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ISSN:2454-4116

International Journal of New Technology and Research

Impact Factor 3.953

(An ISO 9001:2008 Certified Online Journal)
India | Germany | France | Japan

Esophageal Motility Disorder in Gastrophageal Reflux Disease

( Volume 2 Issue 3,March 2016 ) OPEN ACCESS
Author(s):

Grande M, Lisi G, Grande S, Campanelli M, Villa M

Abstract:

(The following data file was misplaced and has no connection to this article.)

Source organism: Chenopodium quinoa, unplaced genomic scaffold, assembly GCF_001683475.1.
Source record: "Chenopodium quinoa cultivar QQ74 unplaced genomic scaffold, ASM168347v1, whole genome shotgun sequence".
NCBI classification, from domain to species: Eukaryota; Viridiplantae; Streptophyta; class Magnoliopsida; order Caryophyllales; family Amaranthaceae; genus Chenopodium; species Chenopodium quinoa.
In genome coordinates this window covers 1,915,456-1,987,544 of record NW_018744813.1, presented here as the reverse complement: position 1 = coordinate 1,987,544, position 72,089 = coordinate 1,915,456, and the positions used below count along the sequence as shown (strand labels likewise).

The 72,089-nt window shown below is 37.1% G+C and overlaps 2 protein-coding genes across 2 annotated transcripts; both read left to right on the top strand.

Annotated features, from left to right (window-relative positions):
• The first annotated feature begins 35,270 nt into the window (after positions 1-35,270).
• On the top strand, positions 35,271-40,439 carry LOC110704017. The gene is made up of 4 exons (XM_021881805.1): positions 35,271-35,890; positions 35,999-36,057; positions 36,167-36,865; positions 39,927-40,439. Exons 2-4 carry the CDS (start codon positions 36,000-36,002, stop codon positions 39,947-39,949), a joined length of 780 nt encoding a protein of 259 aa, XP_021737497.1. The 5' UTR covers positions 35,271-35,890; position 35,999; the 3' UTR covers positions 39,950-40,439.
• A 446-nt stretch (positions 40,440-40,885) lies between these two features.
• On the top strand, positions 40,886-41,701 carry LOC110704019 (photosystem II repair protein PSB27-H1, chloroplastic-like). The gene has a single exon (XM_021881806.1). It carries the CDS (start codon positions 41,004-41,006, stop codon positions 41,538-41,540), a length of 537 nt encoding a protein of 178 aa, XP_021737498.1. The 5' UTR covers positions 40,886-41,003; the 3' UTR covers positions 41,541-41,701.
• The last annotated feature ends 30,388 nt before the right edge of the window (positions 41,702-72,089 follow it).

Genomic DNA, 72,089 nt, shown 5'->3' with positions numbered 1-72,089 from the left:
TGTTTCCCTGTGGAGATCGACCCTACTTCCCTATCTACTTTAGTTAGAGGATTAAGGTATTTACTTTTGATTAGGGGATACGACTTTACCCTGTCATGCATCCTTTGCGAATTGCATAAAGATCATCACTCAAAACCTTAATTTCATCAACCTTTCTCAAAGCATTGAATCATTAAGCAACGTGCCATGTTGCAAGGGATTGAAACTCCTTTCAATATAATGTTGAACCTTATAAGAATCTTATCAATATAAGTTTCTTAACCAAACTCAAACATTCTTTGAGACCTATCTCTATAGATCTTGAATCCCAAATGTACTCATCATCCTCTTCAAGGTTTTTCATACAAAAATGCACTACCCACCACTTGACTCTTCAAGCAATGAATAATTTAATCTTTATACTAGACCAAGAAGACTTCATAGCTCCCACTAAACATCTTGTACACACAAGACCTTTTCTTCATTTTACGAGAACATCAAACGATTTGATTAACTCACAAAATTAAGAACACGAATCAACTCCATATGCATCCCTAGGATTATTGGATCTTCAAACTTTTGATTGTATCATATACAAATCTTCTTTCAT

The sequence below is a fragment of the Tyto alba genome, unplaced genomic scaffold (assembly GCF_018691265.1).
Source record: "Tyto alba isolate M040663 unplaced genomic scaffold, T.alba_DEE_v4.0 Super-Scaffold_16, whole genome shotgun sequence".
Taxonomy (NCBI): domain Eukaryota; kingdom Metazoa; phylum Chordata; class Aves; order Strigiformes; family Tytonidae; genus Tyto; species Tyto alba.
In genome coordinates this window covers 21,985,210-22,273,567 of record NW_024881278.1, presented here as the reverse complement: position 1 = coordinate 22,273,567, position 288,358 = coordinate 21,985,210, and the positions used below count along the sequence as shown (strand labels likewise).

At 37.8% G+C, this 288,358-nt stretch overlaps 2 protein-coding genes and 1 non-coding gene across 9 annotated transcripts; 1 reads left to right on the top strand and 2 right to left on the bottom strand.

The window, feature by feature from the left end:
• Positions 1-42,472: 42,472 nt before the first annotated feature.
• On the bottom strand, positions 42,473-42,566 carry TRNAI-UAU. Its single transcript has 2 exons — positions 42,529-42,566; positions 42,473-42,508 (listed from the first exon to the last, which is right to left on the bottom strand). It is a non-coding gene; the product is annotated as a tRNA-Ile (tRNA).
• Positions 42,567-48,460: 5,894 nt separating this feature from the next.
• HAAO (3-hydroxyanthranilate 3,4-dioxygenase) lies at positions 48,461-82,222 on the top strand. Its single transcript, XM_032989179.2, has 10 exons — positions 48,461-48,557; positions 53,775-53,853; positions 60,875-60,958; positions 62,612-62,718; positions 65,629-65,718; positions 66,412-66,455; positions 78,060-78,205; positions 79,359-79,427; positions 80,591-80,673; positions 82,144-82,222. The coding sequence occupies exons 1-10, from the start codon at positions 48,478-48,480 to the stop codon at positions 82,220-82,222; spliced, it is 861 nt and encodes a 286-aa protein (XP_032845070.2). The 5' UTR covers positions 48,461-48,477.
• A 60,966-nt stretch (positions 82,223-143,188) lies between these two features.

Gastroesophageal reflux disease (GERD) represents a real social problem in the western world.  Brazilian consensus conference considered GERD to be “a chronic disorder related to the retrograde flow of gastro-duodenal contents into the esophagus and/or adjacent organs, resulting in a spectrum of symptoms, with or without tissue damage”. However, gastro-esophageal refluxate contains a variety of other noxious agents, including pepsin. Currently, it is recognized that this component of the refluxate (commonly called bile reflux and identified by the Bilitec bile reflux monitor using bilirubin as a marker) is composed of bile salts and pancreatic enzymes, and is also injurious to the esophageal mucosa. It causes symptoms, and could be linked to the development of Barrett’s esophagus and esophageal adenocarcinoma. A highly efficient barrier exists between the stomach and the esophagus formed by the lower esophageal sphincter, the diaphragm, the His angle, the Gubaroff valve and the phrenoesophageal membrane. The most important factors at work in preventing reflux include, well the lower esophageal sphincter, esophageal clearance mechanisms that limit contact time with noxious substances, and mucosal protective factors intrinsic to the esophageal mucosa. The most common cause of gastroesophageal reflux is an excessive exposure of the esophagus to gastric secretions during Transient Lower Esophageal Sphincter Relaxation. pH-metric studies in healthy subjects have shown that primary peristalsis is the most important mechanism of clearing after acid reflux in orthostatic position. When the subject is in supine position, however,most reflux is neutralized by means  clearance produced by secondary peristalsis. Several studies have shown that oesophageal function is impaired in patients with reflux oesophagitis, especially in high grade oesophagitis. Patients with reflux oesophagitis have reduced lower oesophageal sphincter pressures, an increased incidence of failed peristalsis, reduced distal peristaltic amplitudes, slower velocity of propagation and in some studies shorter duration of contractions. In conclusion, application of the 24hour ambulatory oesophageal pressure and pH monitoring technique did not show any differences in either pH profiles or motility variables before and after healing of reflux oesophagitis. The fact that oesophageal motility does not change after healing of oesophagitis supports the hypothesis that abnormalities in motility are pre-existent rather than the consequence of the inflammation. It could be argued, however, that the inflammation has caused irreversible changes in the oesophageal wall.

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